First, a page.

credit: wanton theatre

A Crown of Laurels: Reviewed

Megan McCully reviews A Crown of Laurels.

“Why are women so sensitive?!”

If upon reading the above quote you felt some vague sense of agreement, then boy-oh-boy do I have the show for you, my friend. It’s called “A Crown of Laurels“, it’s playing at the StAge and it’s written and directed by St Andrews’ very own Ryan Hay (writer/director) and Stephanie Herron (writer/assistant director) for Wanton Theatre.

“What a cryptic title, dear reviewer” you might say. Well, yes, dear reader, it is cryptic, but for good reason. The plot is inspired by Greek god Apollo’s lustful pursuit of Daphne, who is turned into a laurel tree by another god, because he apparently couldn’t think of any other solution to this predicament. The relevance of the title will become clear in due course, don’t worry.

Eleanor Burke’s performance as modern, Northern (English) Daphne was commanding from start to finish. Quite literally from the start: the StAge doors opened to reveal her doing her makeup before the fateful night out with her sisters that makes up the plot. Green, leafy branches (laurel branches, I assume) were strewn across the whole floor, around which sat the audience; low lamps surrounded the space to light the performers’ faces from below; and a string quintet sat on the stage.

Before moving on, I’d like to mention the stunning lighting design, orchestrated by Paul Lancaster and Lucy Brook. The lamps at the audience’s feet subtly moved between blues and pinks, an evocative colour theme alluding to the gender dynamics at play. They enhanced the mood and created interesting shadows on the actors’ faces, turning the space into a dreamland at times, while floodlights exposed the brutal reality at others. The music (composed by Lavie Rabinovitz) was also spectacular, even if songs weren’t necessarily needed to tell the story: nonetheless, they were well-written and well-performed.

So: on to the action. At the start, this was mostly told through monologues. Burke savoured every moment, breathing life into each line and movement and switching seamlessly between drunkenness, frustration, euphoria, and terror. In her musical numbers, her beautiful voice perfectly suited Daphne’s gentle character.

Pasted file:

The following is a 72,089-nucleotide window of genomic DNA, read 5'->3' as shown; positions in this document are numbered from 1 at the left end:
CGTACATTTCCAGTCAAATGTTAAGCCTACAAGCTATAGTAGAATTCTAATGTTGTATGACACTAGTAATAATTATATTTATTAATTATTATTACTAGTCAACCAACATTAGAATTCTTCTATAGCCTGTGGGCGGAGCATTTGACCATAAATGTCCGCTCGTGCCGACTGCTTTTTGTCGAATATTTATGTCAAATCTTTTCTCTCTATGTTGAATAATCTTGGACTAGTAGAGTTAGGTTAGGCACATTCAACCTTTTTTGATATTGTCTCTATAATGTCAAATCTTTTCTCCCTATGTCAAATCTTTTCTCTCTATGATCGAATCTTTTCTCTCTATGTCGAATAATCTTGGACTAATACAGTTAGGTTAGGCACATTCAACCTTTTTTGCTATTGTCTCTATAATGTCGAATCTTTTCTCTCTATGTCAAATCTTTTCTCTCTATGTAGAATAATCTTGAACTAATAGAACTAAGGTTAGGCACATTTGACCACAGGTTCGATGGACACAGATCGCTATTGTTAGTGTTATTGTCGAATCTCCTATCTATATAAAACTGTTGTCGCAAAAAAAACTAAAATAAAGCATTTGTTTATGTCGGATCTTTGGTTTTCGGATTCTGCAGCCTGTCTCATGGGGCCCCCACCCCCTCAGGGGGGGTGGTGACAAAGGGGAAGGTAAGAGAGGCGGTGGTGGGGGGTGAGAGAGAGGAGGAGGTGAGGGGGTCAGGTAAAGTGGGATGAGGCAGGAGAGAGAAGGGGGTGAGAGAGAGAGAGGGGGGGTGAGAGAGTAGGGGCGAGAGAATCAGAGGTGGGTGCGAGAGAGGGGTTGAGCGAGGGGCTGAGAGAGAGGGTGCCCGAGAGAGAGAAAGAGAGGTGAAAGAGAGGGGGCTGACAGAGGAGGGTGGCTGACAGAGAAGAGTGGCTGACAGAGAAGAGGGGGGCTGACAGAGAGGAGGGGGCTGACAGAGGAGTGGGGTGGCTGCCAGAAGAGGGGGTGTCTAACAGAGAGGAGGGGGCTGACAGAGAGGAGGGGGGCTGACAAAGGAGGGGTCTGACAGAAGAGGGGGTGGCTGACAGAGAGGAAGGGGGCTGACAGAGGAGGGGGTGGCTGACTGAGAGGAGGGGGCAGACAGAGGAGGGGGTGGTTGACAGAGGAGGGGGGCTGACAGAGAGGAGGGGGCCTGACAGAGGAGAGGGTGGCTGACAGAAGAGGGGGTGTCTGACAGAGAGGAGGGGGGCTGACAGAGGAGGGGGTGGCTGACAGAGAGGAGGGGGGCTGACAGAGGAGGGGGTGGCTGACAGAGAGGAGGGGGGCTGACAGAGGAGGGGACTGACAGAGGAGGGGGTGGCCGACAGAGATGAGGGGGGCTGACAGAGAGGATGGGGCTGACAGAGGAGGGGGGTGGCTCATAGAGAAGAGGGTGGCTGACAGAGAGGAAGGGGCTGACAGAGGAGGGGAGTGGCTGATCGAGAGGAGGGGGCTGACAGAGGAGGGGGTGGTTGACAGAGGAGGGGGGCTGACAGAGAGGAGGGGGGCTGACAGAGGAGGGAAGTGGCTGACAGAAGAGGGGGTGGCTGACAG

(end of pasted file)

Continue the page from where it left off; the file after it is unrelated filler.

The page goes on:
credit: wanton theatre

The only other performer was Coggin Galbreath as Olly, a well-spoken lawyer-in-training who approaches Daphne after she has ditched her sisters. Also armed with undeniable singing aptitude, in the first half of the play Galbreath completely sold the tender, sensitive young man searching for love that Olly would like the world to believe him to be, even if he seemed a little stiff from time to time.

(minor spoilers ahead)

Alas, this was never going to end happily. We’ve all been there, or have seen it happen: the drinks have been many, the sparks are flying, hands are running through hair, and then moving down, and then down and down and down –

You could feel the slap as hand met cheek. He doesn’t understand. She is horrified. “NO”, she yells. “Come here and kiss me!” Olly shouts. Both actors nailed their reactions, and now-determined Olly’s pursuit of terrorised Daphne, which involved running out of the StAge and into the bar area of 601 with footsteps echoing, was terrifying. It ended with Olly, suddenly plastered with paint, wrapping Daphne in his arms from behind.

You see, mythical Daphne’s transformation into a laurel tree didn’t save her from Apollo. Trapped, powerless, and forever changed, her branches were taken by him and turned into a crown. Today, laurels are still symbolised as awards, mostly given to men for perceived achievement. Burke did not spontaneously turn into a tree – that would have been interesting – but was instead stained by the paint that covered Galbreath. Still wrapped in his arms, she dragged him around as she launched into her final heart-breaking monologue: trapped, powerless and forever changed.

A Crown of Laurels” is possibly the most important show performed in St Andrews this year. I personally love a metaphor, so I think using the theme of laurels and the symbolic paint that would mark Daphne after her ordeal was an ingenious way to approach such a difficult and complex topic. Sensitively written, powerfully performed and ultimately ending on an optimistic note, it is a brave but necessary production for a post-#MeToo world.

A Crown of Laurels” is playing on the StAge on the 12th and 13th of April, 7pm. Tickets are £5.

credit: wanton theatre



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